This is just a very small, curated collection of images I brought home with me. I love the photo above, taken from the top of the House of Legends. I didn't think of it at the time, but this East-West pointing wind compass illustrates the historical predicament of my home country. Stuck between Russia and Poland, Ukraine has been a favorite site of many wars between the East and the West.

Ukrainians are not belligerent people. More like, conflict-avoidant - it takes a lot to tick us off. Which, I guess, attracts all sorts of conquerors thinking we're an easy win. It is really a mistake on their part...historically, Ukraine grew all kinds of rebels and militias in response to the bullying neighbors. 

At the same time, the Ukrainian national identity has also been a site of conflict, particularly after its independence in 1991: do we associate more with the former soviet countries and their mentality or do we jump head first into the Western culture? 

Anyway...I enjoyed the trip thoroughly. Hopefully, a longer stay next time. So much to see, so many things to sketch!

Highlights of my trip to Ukraine - Part 2

I grew up in a small city of Khmelnitsky in Western Ukraine. There isn't much that's exciting about it - it's a regional center, it has a river running through it and its main industry is shopping. Following the dissolution of the Soviet Union in 1990s, jobs were scarce and local money quickly lost their value. The economy was in ruins. So a lot of people tried to make ends meet by reselling things, often brought in from a neighboring country. It was not uncommon to see a former white collar worker peddling Turkish bed linen or Polish shoes. Several marketplaces sprung up around the city and one of them grew to enormous proportions. This is now the 'tolkuchka' or 'tucha' - third largest marketplace in Europe (the nicknames refer to how crowded and cramped it gets and how you get pushed around when you're shopping).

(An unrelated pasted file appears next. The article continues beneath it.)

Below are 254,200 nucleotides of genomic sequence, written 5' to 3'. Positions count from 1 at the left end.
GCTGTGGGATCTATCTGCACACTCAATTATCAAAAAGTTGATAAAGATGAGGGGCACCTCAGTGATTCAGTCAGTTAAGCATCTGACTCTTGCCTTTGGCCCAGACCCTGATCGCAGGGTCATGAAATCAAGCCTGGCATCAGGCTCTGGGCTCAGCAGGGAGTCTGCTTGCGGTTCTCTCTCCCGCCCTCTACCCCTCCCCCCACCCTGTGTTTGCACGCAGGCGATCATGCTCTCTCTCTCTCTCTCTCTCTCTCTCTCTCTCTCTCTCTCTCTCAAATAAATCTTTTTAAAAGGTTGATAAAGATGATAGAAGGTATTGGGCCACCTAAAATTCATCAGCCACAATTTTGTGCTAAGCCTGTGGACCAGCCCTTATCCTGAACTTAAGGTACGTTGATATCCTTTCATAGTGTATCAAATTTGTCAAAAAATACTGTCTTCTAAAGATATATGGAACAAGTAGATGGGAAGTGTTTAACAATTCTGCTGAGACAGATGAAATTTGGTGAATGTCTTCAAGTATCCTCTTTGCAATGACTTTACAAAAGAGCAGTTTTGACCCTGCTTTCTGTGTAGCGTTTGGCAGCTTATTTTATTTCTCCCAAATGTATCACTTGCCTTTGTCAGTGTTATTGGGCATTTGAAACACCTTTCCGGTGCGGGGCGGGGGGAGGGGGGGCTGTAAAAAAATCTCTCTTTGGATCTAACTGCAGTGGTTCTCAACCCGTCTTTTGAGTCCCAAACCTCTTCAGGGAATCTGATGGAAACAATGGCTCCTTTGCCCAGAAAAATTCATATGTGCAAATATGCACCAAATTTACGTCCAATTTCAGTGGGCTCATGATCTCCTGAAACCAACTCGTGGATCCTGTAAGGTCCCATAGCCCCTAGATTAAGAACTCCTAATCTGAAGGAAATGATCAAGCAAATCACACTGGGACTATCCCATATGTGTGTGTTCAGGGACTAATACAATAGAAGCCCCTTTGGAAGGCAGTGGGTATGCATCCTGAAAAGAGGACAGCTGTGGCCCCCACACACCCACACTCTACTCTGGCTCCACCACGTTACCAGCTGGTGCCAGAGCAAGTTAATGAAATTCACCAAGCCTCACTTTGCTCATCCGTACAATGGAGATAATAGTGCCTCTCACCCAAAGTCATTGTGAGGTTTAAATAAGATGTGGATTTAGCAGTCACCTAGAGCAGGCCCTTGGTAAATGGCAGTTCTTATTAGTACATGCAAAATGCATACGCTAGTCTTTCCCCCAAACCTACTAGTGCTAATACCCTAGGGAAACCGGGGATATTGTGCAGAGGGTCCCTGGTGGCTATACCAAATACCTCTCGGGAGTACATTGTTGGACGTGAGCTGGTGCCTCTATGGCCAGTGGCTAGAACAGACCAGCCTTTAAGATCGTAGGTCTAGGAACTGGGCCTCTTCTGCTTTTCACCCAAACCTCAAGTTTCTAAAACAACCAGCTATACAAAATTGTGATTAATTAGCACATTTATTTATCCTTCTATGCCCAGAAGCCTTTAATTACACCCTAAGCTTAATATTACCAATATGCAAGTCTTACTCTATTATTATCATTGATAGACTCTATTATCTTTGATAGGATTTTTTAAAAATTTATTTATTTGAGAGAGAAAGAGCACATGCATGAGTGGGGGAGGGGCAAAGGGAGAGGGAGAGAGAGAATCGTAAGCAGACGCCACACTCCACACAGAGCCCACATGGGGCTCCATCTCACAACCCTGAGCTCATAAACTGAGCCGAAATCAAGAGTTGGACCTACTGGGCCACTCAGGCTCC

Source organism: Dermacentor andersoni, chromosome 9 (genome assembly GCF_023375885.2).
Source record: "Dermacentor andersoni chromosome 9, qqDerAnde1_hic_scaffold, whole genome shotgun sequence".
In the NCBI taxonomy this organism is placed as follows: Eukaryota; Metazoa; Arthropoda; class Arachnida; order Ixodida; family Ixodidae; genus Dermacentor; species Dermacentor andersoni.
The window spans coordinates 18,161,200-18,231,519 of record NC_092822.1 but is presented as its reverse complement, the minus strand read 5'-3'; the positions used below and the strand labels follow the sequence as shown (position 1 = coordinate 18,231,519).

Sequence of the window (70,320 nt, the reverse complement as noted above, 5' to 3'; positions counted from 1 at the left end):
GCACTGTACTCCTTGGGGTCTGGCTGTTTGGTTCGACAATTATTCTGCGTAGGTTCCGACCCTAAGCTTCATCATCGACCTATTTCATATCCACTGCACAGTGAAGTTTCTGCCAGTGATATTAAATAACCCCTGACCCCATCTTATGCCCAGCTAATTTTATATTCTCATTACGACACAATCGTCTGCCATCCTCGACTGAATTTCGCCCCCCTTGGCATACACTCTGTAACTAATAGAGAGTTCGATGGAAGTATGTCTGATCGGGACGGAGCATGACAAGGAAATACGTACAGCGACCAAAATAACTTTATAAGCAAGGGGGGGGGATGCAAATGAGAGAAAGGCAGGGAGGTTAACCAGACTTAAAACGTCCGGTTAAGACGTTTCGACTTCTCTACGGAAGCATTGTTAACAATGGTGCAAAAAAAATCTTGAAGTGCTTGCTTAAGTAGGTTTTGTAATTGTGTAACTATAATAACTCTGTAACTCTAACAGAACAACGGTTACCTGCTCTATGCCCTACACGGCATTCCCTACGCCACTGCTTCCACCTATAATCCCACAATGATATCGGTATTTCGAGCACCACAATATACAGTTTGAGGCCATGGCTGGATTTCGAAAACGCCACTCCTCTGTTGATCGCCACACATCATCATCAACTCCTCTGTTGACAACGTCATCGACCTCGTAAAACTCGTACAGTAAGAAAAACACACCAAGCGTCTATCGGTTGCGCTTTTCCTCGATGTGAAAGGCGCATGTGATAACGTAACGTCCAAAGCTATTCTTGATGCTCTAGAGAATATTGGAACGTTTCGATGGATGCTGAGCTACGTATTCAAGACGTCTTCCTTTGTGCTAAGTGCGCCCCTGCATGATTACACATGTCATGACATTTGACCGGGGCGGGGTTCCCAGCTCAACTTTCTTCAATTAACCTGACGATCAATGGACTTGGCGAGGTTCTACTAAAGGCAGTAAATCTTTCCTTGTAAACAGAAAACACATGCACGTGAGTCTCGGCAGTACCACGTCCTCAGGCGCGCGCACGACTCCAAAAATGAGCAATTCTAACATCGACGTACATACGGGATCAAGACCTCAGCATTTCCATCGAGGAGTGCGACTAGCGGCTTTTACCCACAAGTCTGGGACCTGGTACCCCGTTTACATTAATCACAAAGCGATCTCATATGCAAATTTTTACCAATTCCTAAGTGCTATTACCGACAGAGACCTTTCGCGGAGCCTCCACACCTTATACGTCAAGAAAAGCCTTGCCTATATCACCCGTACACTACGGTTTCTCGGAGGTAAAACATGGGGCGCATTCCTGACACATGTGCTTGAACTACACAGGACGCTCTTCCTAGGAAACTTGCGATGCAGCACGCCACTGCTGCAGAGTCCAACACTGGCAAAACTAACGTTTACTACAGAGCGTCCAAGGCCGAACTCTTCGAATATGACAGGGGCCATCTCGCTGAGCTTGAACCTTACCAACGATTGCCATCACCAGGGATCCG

There are, of course, good things in Khmelnitskyy, like this little art gallery we wandered into.

There are, of course, good things in Khmelnitskyy, like this little art gallery we wandered into.

Symphonic rock at a Ukrainian music venue.

Symphonic rock at a Ukrainian music venue.

There is a concert hall. A friend took us to a symphonic rock concert there. The music was okay, but sitting in the second row from the stage and watching the action with a sketchbook in my hand was fantastic.

So that's a little bit about my town. Let's say I was not sad to leave when I moved away to architecture school in Odessa (which is all the way on the other side of the country). But there is one thing this place has that I can't find anywhere else.

Enter Lara. Psychology professor, artist, writer, the most constant thing in my life (other than, arguably, my parents). My best friend. 

Lara in her kitchen. She bravely sat for me, while also talking up a storm :)

Lara in her kitchen. She bravely sat for me, while also talking up a storm :)

We met at the art school. She was 13, I was 12, and four hours a day three days a week we were together. We share love for art, creativity, humor and reading. She is way better at understanding the mysteries of human interaction. I am better at...math? She likes cats, I'm a dog person. She likes pastels, I am into watercolor. 

Where it all began: me with my friend Larisa, aka Lara, next to the building of our art school.

Where it all began: me with my friend Larisa, aka Lara, next to the building of our art school.

Lara is one of the main reasons I wanted to go back to Ukraine. We kept in touch through the 13 years I've been gone - good ol' snail mail at first, emails which she could only read at her university library computer, endless iterations of messengers and social networks. I would call her with a long distance call card and promise I would definitely come. Next year.